UDC is a castle built in the air -Molefhabangwe

By Ernest Moloi BG reporter
Monday, 12 November 2018
Robert Molefhabangwe Robert Molefhabangwe

“There are no political hermaphrodites”, says former two-time Member of Parliament for Gaborone West South, Robert Molefhabangwe, as he unravels the riddle of the collapsing Umbrella for Democratic Change (UDC).

Endowed with the gift of the gab and without doubt, one of the finest MPs that ever graced the hallowed halls of Botswana’s Parliament, Bob, has never been a fan of the opposition coalition (UDC) – as constituted in its current form. “It would have been by sheer and mere luck if this coalition had borne any positive fruits,” he said in a recent interview. And indeed, Bob has consistently argued against this coalition, perhaps taking comfort from the benefit of hindsight.

Just a fortnight ago, the Botswana Movement for Democracy (BMD), was expelled from the opposition coalition, UDC, following a prolonged topsy-turvy, relationship. The coalition now remains with three partners – Botswana National Front; Botswana Peoples Party (BPP) and Botswana Congress Party (BCP).

Ahead of the 2014 general elections in which the UDC performed admirably, garnering a historic 17 Members of Parliament in the absence of the BCP – Molefhabangwe warned that the coalition model was akin to building castles in the air. Looking back on his time capsule, he concedes that Opposition MPs did increase post 2014 general elections, but contrary to popular belief he insists it was not on account of the coming together of the opposition parties.

Two things – the Botswana Democratic Party protest vote against the split that bequaethed BMD - and secondly the sympathy vote for “my nephew” – Gomolemo Motswaledi, the BMD leader who died in a freak car accident just before the general elections – were responsible for that gallant performance by opposition. But today as we approach the 2019 general elections without these factors, Molefhabangwe posits a rhetorical question, “Where are we”?

Somehow, he has an answer for it. He fears that on account of the flawed basis of the coalition, which was not a unity of the united, opposition activists risk becoming “opportunistic politicians” in like manner with opportunistic diseases that prey and fester on viruses. For example he wonders what the Opposition parties would talk about if John Kalafatis were not killed or if the National Petroleum Fund scandal was not exposed or better still, if one eligible bachelor had married?

Simple minds discuss people while serious minds discuss issues, he says, explaining that; “We (Opposition) failed to concentrate our minds on issues and wasted our time on trivial pursuits”.  So, from the get-go, Molefhabangwe contends that the coalition template that produced the UDC was flawed because the constituent members – however desperate their ideological persuasions – never bothered to subject themselves to a value system or minimum programme of action to undergird their unity.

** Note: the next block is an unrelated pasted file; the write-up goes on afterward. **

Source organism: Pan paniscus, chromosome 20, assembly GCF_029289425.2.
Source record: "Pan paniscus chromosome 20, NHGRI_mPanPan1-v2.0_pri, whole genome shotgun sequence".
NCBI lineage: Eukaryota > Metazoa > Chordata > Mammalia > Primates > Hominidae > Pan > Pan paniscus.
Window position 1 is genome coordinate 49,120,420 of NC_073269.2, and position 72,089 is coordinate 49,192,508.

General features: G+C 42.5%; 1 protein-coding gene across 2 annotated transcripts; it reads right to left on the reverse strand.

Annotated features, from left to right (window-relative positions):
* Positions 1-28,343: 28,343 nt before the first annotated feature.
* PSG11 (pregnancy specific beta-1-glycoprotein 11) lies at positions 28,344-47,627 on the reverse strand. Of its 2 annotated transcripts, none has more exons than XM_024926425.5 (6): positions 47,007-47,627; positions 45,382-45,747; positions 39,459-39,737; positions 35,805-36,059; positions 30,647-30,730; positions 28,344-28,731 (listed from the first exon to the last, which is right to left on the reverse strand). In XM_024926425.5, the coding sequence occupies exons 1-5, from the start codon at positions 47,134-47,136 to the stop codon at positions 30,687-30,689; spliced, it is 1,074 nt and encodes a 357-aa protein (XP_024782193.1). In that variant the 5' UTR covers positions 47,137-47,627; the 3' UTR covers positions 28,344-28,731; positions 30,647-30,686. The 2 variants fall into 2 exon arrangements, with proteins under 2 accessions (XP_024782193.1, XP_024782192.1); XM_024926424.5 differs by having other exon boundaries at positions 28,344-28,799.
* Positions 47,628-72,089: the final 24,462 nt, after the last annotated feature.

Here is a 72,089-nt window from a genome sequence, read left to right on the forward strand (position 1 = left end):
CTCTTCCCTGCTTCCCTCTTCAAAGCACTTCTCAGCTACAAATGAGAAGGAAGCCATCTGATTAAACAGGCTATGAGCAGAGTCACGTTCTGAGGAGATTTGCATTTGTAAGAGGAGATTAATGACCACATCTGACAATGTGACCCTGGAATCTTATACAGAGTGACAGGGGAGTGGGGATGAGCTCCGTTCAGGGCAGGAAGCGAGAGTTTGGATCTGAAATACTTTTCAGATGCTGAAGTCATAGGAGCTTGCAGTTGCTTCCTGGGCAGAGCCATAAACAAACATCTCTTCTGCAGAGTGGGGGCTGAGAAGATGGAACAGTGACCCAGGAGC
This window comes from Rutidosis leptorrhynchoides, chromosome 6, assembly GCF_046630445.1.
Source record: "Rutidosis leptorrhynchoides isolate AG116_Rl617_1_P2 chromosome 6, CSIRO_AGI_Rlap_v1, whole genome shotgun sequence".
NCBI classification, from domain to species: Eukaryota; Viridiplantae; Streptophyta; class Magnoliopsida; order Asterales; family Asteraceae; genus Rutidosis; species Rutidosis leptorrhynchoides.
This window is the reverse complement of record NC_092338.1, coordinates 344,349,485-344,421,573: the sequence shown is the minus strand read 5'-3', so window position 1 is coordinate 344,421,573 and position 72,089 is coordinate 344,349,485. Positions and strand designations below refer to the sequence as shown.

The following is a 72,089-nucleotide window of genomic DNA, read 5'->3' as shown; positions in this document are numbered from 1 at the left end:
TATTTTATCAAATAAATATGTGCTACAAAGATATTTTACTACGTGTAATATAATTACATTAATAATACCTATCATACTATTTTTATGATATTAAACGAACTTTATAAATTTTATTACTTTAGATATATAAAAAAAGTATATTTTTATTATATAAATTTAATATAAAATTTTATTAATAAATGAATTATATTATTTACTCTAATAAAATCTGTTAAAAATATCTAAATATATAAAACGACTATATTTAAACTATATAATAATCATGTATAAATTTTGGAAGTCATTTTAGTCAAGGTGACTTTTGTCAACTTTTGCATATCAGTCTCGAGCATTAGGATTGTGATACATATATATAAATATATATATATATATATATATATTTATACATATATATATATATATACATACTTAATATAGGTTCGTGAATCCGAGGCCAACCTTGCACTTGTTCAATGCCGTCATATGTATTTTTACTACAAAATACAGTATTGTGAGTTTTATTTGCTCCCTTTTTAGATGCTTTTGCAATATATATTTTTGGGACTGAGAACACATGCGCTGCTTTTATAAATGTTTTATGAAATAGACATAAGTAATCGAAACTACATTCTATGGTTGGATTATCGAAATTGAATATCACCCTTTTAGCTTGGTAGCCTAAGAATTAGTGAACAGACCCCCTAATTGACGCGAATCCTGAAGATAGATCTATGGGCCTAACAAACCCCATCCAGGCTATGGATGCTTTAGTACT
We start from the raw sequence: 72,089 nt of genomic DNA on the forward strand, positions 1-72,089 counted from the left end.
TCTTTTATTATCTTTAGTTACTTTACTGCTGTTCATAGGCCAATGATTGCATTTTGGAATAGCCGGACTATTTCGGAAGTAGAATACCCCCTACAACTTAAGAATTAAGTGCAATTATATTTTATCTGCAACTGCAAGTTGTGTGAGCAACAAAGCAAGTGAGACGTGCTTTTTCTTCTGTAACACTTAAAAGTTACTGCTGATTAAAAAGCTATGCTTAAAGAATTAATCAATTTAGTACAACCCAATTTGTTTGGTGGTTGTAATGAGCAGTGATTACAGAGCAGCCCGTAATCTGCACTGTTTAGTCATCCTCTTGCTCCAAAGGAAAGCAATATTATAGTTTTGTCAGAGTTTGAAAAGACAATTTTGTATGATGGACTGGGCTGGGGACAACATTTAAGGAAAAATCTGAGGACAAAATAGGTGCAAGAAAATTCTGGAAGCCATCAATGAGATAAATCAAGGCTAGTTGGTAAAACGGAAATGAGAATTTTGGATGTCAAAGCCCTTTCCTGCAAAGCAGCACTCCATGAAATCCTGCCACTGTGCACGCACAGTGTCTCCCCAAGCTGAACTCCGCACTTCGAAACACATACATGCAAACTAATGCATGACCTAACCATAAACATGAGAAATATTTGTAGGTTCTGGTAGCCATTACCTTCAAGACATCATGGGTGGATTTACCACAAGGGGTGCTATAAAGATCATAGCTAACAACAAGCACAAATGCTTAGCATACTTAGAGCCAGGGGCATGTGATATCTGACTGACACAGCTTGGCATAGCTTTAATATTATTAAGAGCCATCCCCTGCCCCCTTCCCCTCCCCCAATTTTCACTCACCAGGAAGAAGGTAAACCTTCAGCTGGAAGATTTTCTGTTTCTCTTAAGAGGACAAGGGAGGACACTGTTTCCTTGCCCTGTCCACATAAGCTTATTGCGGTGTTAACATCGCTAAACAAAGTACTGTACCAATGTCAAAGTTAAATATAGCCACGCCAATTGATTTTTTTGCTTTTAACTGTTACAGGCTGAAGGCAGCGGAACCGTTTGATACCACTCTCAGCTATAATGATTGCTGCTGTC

If ever they did, he says it was cosmetic, because as the Greek philosopher, Plato, says ‘Unity is for the united’ – hence a united people cannot be shaken. But, as current developments prove, the UDC partners do not respect each other; they do not like each other nor defer to each other, neither do they want to be reconciled to each other.

This group has failed to agree on an approach to tackle their common enemy – which is Batswana’s poverty in the midst of wealth; a deteriorating education system and the growing trend in which Batswana are being dispossesed of their land and turned into serfs and labourers in the ranches and farms of foreigners and the local elite. How then can a group that is not united hope to form any unity, asks Molefhabangwe and what assurance can such a group give people that it will be united at elections time? 

The verdict: “It is better to disperse now and never to unite again,” he says because such a group cannot hope to form a government. Molefhabangwe's two terms in Parliament spanned 1999 to 2009. He inherited Gaborone South constituency from Paul Rantao following the 2004 delimitation, the constituency was renamed Gaborone West South.

Today the constituency is known as Gaborone Bonnignton South and is represented by President of Alliance for Progressives (AP), Ndaba Gaolathe – son of the late former Minister of Finance Development Planning and long time BDP MP, Baledzi Gaolathe.AP is a breakaway party of the BMD, which also broke away from the BDP over disgruntlement with the then party leader, Lt. Gen. Ian Khama’s administration style.

In the same breath, the BCP is a breakaway of the BNF and Molefhabangwe believes it is time that evreybody must “go back home” (Mongwe le mongwe a a boele ga mmaagwe).

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